E. M. NOAH
I read with interest the excellent take on “Ethnic Census” by Cédric Lecordier in the Forum page of Le Mauricien last week. I know the holding of such a Census has been of late a hot issue and has been drawing a lot of attention in the press and also, I’m told, among the Mauritian public. Some are for it and some few are against it and some, I am given to understand, don’t quite understand what it is really all about!
I, for one, fail to understand why a Census should be a controversial issue. Why should anybody or group fear a Census survey on ethnicity or not? A Census — even one on Ethnicity and, by extension, Religion –should be regarded as a purely administrative exercise by the Government. In Mauritius, as everybody knows, we are a multi-ethnic and multi-cultural society. A Census cannot necessarily be a ‘census’ on just one issue: Ethnicity! As a matter of fact, any Government in office should take advantage of such an exercise to collect updated relevant data on not only the population but also on the different segments that make up our larger multi-racial society, including the different religious and linguistic groups, which, naturally, all go a long way in helping the Government to plan for the political and social future development of the nation.
I was impressed with the many valid points Mr. Lecordier raised and analyzed in his article. He makes a lot of sense. I have no doubt that the end-result of a Census survey would provide valuable information to the Government on the make-up of the population and how to plan for the future. One good example that comes to my mind is the “Religious Grants” (subsidies) the Government provides the various religious groups in the country to run their masjids, mandirs, shivalas, kovils, temples etc. The Census provides up-to-date numbers that facilitate the Government in distributing the Grants to these respective institutions fairly and equitably so that no group feels being short-changed.
It is unfortunate that the whole issue is being politicized. Sure, there is the argument that Mauritius, after fifty years of Independence, should do away with any notion of Mauritians still thinking in terms of religious groups and communities. We are all Mauritians. Sure, we all are as a nation! But then we are also a plural society and it is good for the Government to know who we are and how many of us are in our respective group so that we can benefit our fair share of the national pie and that the rights of no group is curtailed or denied.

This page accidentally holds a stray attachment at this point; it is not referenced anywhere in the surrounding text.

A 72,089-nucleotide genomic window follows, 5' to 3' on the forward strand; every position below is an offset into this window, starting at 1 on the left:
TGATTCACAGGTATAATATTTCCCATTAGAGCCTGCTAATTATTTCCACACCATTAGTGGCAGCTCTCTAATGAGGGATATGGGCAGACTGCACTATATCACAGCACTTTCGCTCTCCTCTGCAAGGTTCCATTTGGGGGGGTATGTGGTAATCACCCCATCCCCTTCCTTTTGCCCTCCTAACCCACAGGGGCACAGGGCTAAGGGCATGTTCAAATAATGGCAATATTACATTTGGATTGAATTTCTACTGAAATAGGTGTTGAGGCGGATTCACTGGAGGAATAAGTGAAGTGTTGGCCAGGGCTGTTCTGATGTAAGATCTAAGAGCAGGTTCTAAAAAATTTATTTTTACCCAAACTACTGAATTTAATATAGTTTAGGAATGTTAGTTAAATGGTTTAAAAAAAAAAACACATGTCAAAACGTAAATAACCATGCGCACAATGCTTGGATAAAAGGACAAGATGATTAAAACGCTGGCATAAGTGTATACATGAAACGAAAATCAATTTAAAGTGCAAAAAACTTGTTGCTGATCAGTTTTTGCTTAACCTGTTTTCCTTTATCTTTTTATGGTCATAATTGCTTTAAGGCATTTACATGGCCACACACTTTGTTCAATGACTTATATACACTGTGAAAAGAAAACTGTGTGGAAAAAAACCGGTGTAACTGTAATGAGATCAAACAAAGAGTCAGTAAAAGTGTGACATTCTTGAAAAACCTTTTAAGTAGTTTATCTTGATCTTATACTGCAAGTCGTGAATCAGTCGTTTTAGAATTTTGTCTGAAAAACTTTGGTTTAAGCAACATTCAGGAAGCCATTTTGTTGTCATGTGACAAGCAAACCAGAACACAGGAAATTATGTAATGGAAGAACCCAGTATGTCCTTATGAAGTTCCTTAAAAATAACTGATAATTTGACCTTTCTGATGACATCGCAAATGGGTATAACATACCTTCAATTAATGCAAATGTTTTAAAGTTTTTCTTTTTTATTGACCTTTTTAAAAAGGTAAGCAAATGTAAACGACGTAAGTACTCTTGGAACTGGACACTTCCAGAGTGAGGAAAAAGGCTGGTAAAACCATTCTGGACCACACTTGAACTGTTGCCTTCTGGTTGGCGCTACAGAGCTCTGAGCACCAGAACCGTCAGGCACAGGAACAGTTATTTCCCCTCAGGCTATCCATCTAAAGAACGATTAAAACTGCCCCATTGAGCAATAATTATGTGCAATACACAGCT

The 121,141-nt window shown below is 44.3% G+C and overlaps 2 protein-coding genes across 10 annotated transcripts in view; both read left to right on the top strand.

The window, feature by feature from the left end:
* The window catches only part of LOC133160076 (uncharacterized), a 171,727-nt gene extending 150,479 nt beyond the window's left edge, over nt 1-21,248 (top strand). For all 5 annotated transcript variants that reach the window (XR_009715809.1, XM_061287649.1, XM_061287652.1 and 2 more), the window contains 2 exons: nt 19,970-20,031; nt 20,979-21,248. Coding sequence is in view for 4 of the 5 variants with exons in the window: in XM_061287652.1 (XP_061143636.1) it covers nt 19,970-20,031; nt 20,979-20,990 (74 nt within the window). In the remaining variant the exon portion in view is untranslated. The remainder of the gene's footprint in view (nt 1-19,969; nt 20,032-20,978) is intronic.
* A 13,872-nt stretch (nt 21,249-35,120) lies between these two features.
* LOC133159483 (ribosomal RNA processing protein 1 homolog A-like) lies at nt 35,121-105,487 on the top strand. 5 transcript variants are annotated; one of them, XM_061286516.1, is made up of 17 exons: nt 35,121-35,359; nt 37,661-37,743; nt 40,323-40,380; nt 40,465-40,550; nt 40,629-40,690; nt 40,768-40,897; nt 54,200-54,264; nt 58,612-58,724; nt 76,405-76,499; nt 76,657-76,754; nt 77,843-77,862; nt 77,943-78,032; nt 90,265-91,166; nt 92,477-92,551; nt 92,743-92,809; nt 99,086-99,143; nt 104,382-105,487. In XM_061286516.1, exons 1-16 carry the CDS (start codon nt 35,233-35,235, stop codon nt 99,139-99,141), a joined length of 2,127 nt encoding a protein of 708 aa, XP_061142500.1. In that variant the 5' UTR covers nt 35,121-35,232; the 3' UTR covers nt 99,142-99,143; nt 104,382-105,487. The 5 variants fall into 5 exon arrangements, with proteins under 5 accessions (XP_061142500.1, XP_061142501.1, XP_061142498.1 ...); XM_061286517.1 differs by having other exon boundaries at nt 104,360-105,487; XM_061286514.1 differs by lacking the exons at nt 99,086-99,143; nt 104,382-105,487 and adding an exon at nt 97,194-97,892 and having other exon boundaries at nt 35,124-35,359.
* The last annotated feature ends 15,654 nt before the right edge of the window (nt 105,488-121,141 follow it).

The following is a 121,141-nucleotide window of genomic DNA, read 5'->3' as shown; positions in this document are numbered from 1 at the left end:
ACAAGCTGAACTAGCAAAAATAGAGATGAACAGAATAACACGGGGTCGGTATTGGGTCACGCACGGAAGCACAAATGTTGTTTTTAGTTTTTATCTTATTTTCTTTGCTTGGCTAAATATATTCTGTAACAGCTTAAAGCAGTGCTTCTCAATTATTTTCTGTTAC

The constitutional requirement of declaring one’s ethnic or religious group on an Election Form is another issue and it is a purely political one and should not come in the way of impeding the Government’s role of governing. It is a political matter to be resolved by the politicians in a manner that satisfies all segments of the Mauritian population concerned.
Sure, many to-day decry the mention of the “community” requirement in the Constitution in order to benefit from the Best Loser System. The argument being that we are all Mauritians and, as such, the indication of ethnic or religious requirement, after fifty years of nationhood, has become redundant. Sure, they have a point. But Mauritian society is not like any other society. We are a disparate group who get along excellently well with our neighbours, both at the personal and individual level – which is a cause of admiration in the world. But political rights and enjoying your fair share of representation in the Government bodies is also a democratic right. It is the duty of the Government to see that the rights of no group are overlooked or denied. That’s why a Census is a vital exercise. And, as everybody knows, the Best Loser System has so far satisfactorily served its purpose since its inception and all segments of our population – even those who claim to belong to the ‘majority’ group — have benefited from it. It has helped ensure adequate representation of all groups in the Mauritius Legislature – which has helped ensure political and social stability and peace in the country. Sure, it can be replaced but with a viable alternate system, of course!
So much so, I am all with Mr. Lecordier. No one should be afraid of the Census. His arguments in favour of an Ethnic Census survey are valid and make sense. His views are well thought out. It should be essentially a non-political issue although it can very easily be made into one. And, in a country like Mauritius, it is unfortunate that most issues often end up being politicized which, in the end, get us nowhere. I’m afraid the debate will likely continue but to deal with such an important issue, it demands strong leadership and political will. It needs to be faced dispassionately and without bias and that for the good of the whole nation.
Let us hope that those who are entrusted with the task of making the decision in the matter, would show the political will and courage to face the issue squarely and make the courageous decision that is needed.
Again, I congratulate Mr. Lecordier for his courageous article on an issue that has become a matter of controversy — which it should not be.